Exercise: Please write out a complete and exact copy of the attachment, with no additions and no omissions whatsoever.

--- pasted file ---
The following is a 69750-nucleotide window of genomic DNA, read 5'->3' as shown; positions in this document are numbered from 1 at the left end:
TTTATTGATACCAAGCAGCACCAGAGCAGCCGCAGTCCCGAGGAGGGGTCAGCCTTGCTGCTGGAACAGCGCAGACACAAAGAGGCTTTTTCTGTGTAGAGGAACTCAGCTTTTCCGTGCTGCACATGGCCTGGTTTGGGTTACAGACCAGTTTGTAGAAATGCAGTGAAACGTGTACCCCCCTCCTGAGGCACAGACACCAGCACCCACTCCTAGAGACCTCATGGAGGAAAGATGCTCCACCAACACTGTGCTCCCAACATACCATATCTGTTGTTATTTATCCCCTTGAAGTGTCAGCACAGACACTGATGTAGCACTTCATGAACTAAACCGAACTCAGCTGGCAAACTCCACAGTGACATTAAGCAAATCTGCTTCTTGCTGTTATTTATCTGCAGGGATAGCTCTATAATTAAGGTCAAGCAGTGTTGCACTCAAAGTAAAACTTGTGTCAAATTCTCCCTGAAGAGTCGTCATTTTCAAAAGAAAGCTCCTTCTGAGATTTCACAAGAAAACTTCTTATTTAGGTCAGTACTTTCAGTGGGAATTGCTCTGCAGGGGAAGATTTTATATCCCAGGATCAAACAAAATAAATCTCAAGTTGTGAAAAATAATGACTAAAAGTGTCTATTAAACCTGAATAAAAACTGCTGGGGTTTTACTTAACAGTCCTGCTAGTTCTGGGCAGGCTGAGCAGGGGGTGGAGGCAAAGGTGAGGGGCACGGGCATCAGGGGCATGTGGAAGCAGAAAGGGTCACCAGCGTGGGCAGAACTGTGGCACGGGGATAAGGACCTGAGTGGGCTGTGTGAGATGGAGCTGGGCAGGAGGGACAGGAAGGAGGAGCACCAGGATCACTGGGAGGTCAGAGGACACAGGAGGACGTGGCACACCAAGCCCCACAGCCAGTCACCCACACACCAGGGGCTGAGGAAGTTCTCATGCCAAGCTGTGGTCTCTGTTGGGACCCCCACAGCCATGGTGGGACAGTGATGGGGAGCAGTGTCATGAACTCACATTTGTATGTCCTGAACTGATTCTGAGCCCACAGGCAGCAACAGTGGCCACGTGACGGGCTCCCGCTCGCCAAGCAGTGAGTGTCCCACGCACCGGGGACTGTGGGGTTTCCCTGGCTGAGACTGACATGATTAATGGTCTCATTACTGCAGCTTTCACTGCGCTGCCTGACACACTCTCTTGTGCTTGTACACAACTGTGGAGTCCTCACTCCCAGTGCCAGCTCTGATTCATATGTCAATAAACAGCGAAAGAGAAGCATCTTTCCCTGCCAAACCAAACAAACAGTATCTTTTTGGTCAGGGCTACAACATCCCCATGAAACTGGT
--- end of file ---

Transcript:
The following is a 69750-nucleotide window of genomic DNA, read 5'->3' as shown; positions in this document are numbered from 1 at the left end:
TTTATTGATACCAAGCAGCACCAGAGCAGCCGCAGTCCCGAGGAGGGGTCAGCCTTGCTGCTGGAACAGCGCAGACACAAAGAGGCTTTTTCTGTGTAGAGGAACTCAGCTTTTCCGTGCTGCACATGGCCTGGTTTGGGTTACAGACCAGTTTGTAGAAATGCAGTGAAACGTGTACCCCCCTCCTGAGGCACAGACACCAGCACCCACTCCTAGAGACCTCATGGAGGAAAGATGCTCCACCAACACTGTGCTCCCAACATACCATATCTGTTGTTATTTATCCCCTTGAAGTGTCAGCACAGACACTGATGTAGCACTTCATGAACTAAACCGAACTCAGCTGGCAAACTCCACAGTGACATTAAGCAAATCTGCTTCTTGCTGTTATTTATCTGCAGGGATAGCTCTATAATTAAGGTCAAGCAGTGTTGCACTCAAAGTAAAACTTGTGTCAAATTCTCCCTGAAGAGTCGTCATTTTCAAAAGAAAGCTCCTTCTGAGATTTCACAAGAAAACTTCTTATTTAGGTCAGTACTTTCAGTGGGAATTGCTCTGCAGGGGAAGATTTTATATCCCAGGATCAAACAAAATAAATCTCAAGTTGTGAAAAATAATGACTAAAAGTGTCTATTAAACCTGAATAAAAACTGCTGGGGTTTTACTTAACAGTCCTGCTAGTTCTGGGCAGGCTGAGCAGGGGGTGGAGGCAAAGGTGAGGGGCACGGGCATCAGGGGCATGTGGAAGCAGAAAGGGTCACCAGCGTGGGCAGAACTGTGGCACGGGGATAAGGACCTGAGTGGGCTGTGTGAGATGGAGCTGGGCAGGAGGGACAGGAAGGAGGAGCACCAGGATCACTGGGAGGTCAGAGGACACAGGAGGACGTGGCACACCAAGCCCCACAGCCAGTCACCCACACACCAGGGGCTGAGGAAGTTCTCATGCCAAGCTGTGGTCTCTGTTGGGACCCCCACAGCCATGGTGGGACAGTGATGGGGAGCAGTGTCATGAACTCACATTTGTATGTCCTGAACTGATTCTGAGCCCACAGGCAGCAACAGTGGCCACGTGACGGGCTCCCGCTCGCCAAGCAGTGAGTGTCCCACGCACCGGGGACTGTGGGGTTTCCCTGGCTGAGACTGACATGATTAATGGTCTCATTACTGCAGCTTTCACTGCGCTGCCTGACACACTCTCTTGTGCTTGTACACAACTGTGGAGTCCTCACTCCCAGTGCCAGCTCTGATTCATATGTCAATAAACAGCGAAAGAGAAGCATCTTTCCCTGCCAAACCAAACAAACAGTATCTTTTTGGTCAGGGCTACAACATCCCCATGAAACTGGT